• The EU’s fiscal surveillance process calls for improvements in national fiscal governance arrangements capable of improving the sustainability of public finances.
  • There is an obligation to make annual improvements of 0.5 per cent of GDP towards structural balance after the excessive deficit has been corrected.
This was published two and a half years ago and clearly states that Ireland has the “obligation” to move to a “structural balance” after we exit the EDP (which was subsequently extended to 2015).  This is actually more stringent than the –0.5% of GDP limit placed on the structural deficit in the Fiscal Compact.

In the April 2011 Stability Programme Update (which is still seven months before the Fiscal Compact came into being) the Department of Finance announced a revised Medium Term Budget Objective on page 39:
In October 2007, the ECOFIN Council agreed that long-term fiscal  sustainability, notably the future impact of ageing, should be better taken into account when Member States are determining their medium-term budgetary objectives (MTOs). The subsequent EU Commission document “Modalities for the implementation of the new MTOs” set out the methodology for doing so. In the Irish case, the findings suggest an MTO of -½ per cent of GDP, which allows for 33 per cent of the likely cost of ageing to be covered.
In April 2011, without any recourse to a treaty, the Department of Finance announced that we were changing our MTO to –0.5% of GDP.  We were obliged to achieve what is set out in the Fiscal Compact long before this campaign begun.  How come it took until the announcement of a referendum to generate such interest in something the Department of Finance have been discussing and committing us to for six and a half years?

This was re-emphasised on page 31 in the most recent Stability Programme Update a few weeks ago:
As discussed in last year’s SPU, Ireland’s ‘medium-term budgetary objective’ (MTO) currently stands at -0.5% of GDP. This objective was set well in advance of the Inter-Governmental Treaty on Stability, Coordination and Governance in the Economic and Monetary Union (the ‘Stability Treaty’). Ireland is making progress towards the achievement of its MTO, with further progress to be made in the post-2015 period on a phased basis, in accordance with a timeline to be agreed.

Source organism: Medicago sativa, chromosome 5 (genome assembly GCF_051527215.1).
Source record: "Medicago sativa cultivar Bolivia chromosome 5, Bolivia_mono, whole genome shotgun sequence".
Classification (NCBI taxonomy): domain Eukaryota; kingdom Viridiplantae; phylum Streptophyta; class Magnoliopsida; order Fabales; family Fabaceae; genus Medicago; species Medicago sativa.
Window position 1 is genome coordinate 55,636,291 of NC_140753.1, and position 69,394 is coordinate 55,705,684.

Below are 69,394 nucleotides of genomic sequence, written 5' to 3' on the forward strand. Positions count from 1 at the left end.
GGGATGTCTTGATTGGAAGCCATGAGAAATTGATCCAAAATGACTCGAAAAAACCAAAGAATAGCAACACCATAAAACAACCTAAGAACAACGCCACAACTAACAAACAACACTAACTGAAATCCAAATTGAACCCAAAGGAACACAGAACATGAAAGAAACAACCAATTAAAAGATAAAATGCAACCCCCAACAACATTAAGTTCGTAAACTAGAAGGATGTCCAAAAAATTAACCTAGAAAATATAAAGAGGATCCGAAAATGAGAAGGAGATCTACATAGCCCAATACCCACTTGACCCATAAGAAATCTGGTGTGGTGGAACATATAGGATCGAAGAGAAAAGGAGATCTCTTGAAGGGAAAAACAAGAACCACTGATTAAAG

The “timeline to be agreed” will be in line with the Code of Conduct of the Stability and Growth Pact as revised by Council Regulation 1055/2005 and the application of this will not be changed by the referendum result.  The regulation states that:
The Council, when assessing the adjustment path toward the medium-term budgetary objective, shall examine if the Member State concerned pursues the annual improvement of its cyclically-adjusted balance, net of one-off and other temporary measures, required to meet its medium-term budgetary objective, with 0,5 % of GDP as a benchmark. The Council shall take into account whether a higher adjustment effort is made in economic good times, whereas the effort may be more limited in economic bad times.
This means we could have up to six years to move from a structural deficit of 3.5% of GDP to under the 0.5% of GDP limit.  As we are a high-debt country we will probably be asked to achieve that more quickly but even four years would give plenty of opportunity for economic growth and structural improvement to contribute to the effort.

The fiscal rules in the Treaty are not “new” and we cannot avoid them by voting ‘No’ in the referendum.  There maybe reasons for rejecting this Treaty but a claim that it will cost €6 billion in extra cuts and taxes has very little going for it.  In fact, you could say that compared to what were committed to in December 2009, the Treaty will actually save us something.

The General Government Debt

At the end of 2007, the gross general government debt was €47.2 billion.  The recent Eurostat debt and deficit release showed that this has increased to €169.3 billion at the end of 2011.  That is an increase of an incredible €122 billion in just four years.  We can use the previous post on the general government accounts to see how that has come about.